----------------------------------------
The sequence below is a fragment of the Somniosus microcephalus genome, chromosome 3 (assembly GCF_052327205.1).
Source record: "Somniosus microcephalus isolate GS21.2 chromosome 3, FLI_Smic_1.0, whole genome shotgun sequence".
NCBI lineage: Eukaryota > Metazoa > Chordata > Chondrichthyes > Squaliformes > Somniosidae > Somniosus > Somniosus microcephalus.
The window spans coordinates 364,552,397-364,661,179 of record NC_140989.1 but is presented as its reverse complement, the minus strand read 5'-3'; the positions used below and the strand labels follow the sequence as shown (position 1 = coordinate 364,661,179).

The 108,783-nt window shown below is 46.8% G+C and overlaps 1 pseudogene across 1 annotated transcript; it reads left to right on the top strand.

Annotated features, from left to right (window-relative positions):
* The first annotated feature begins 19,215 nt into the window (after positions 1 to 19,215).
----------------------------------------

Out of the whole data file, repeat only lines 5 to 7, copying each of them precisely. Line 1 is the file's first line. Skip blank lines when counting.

The 108,783-nt window shown below is 46.8% G+C and overlaps 1 pseudogene across 1 annotated transcript; it reads left to right on the top strand.

Annotated features, from left to right (window-relative positions):
* The first annotated feature begins 19,215 nt into the window (after positions 1 to 19,215).